Pokémon Go is a catch for LTC

Emily Mongan
Emily Mongan

If you've read or watched the news at all in the past few weeks, or even just gone outside and seen groups of people huddled around their phones, you probably know about this Pokémon Go thing.

I'm not much of an early adopter, and I passed on the initial Pokémon craze in the 1990s in favor of less intense options such as Easy Bake Ovens and American Girl dolls. So this time around I resisted downloading the Pokémon Go app for weeks, convinced that I'd probably hate it, until I was probably the only person I knew who wasn't playing.

And then I caved.

For the uninitiated, Pokémon Go is a video game that uses your phone's GPS to make you the main character. Your neighborhood is the playing field, and each step you take in real time moves your player around in search of little creatures you then use your phone's camera to capture.

Like any viral-scale craze, I figured it was only a matter of time before Pokémon Go made its way to the long-term care arena. And I was right.

One Florida nursing home has introduced the app to help get its rehabilitation residents moving. Residents report that it helps keep them active both mentally and physically, and brought them closer to their grandchildren or other young relatives who play the game.

Another continuing care retirement community in Texas has built a class around the game to help familiarize residents with the app and all it offers.

Similar to the Wii before it, Pokémon Go comes with a variety of benefits. There's a social aspect to walking around and seeing other players as intent on catching and battling monsters as you are. And the game has forced people to get off their couches and actually walk around. (My boyfriend's dog is probably confused about why she's getting so many more walks all of a sudden.)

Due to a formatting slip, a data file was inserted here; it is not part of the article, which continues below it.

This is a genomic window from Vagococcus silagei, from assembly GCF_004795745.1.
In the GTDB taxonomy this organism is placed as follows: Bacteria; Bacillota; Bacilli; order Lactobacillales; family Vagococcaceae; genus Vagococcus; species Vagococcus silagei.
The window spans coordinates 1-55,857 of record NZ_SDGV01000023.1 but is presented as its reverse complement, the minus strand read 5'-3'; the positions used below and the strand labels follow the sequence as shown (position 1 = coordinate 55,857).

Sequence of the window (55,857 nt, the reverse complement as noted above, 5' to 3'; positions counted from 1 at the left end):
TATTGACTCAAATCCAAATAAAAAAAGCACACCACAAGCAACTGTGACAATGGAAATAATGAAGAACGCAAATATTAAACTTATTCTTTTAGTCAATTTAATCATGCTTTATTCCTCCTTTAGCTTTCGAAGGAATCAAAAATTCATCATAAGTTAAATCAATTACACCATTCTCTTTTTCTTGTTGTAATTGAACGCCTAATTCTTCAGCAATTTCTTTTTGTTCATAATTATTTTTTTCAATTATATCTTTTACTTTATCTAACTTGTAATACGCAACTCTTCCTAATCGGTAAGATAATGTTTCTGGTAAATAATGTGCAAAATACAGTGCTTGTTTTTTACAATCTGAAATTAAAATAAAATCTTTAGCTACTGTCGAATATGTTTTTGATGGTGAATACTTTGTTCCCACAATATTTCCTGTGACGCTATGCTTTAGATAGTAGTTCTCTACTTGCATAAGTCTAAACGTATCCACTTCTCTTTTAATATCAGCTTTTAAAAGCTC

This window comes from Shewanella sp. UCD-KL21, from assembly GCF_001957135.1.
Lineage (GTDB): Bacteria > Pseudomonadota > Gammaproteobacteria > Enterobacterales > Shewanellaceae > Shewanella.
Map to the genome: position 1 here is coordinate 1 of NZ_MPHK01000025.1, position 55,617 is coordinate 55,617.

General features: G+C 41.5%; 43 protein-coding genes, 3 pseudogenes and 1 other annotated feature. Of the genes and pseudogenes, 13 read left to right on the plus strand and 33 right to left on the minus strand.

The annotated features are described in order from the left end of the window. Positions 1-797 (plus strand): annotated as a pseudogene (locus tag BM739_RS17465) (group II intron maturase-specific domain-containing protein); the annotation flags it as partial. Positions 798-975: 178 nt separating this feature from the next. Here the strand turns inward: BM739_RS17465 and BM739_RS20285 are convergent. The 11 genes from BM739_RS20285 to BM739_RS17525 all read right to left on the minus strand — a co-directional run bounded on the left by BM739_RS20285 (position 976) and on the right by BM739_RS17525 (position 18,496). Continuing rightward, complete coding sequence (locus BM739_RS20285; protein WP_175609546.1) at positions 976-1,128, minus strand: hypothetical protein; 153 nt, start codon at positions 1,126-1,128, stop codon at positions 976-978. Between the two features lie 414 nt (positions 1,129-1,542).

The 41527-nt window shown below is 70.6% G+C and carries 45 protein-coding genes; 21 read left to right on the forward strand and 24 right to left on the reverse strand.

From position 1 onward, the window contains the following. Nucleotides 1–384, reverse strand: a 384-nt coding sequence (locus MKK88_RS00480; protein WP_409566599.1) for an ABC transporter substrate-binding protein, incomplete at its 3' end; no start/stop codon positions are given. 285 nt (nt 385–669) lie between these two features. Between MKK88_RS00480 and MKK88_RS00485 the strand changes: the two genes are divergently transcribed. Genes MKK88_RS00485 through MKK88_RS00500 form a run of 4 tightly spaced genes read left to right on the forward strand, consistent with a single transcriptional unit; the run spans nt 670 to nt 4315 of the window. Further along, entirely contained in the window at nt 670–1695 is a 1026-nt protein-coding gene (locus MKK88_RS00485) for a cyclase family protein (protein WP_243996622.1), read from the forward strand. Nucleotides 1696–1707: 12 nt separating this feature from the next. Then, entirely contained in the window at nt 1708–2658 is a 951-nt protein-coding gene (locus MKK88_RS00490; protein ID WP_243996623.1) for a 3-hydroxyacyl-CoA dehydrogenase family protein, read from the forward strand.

But like any fad, the app poses some risks — especially to potential players living in long-term care communities.

Many players around the world have tripped or fallen (in one instance off a cliff) since they're more focused on their screen than the terrain around them. And the app's camera-based mode of catching the critters could cause problems, especially in healthcare settings such as long-term care, which is growing more vigilant about the use of social media and cameras around residents.

But a closely monitored and controlled environment can help lessen some of those risks, and amplify the positive aspects of the game. Plus it's free, and getting staff on board should be pretty easy, especially if they or their children are already playing it.

So if you've been dismissing Pokémon Go as a passing fad or a kid's game, take a second look. This might be one viral phenomenon that's worth catching.

Follow Emily Mongan @emmongan.

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Daily Editors' Notes

McKnight's Daily Editors' Notes features commentary on the latest in long-term care news and issues. Entries are written by Editorial Director John O'Connor, Editor James M. Berklan, Senior Editor Elizabeth Newman and Staff Writer Emily Mongan.

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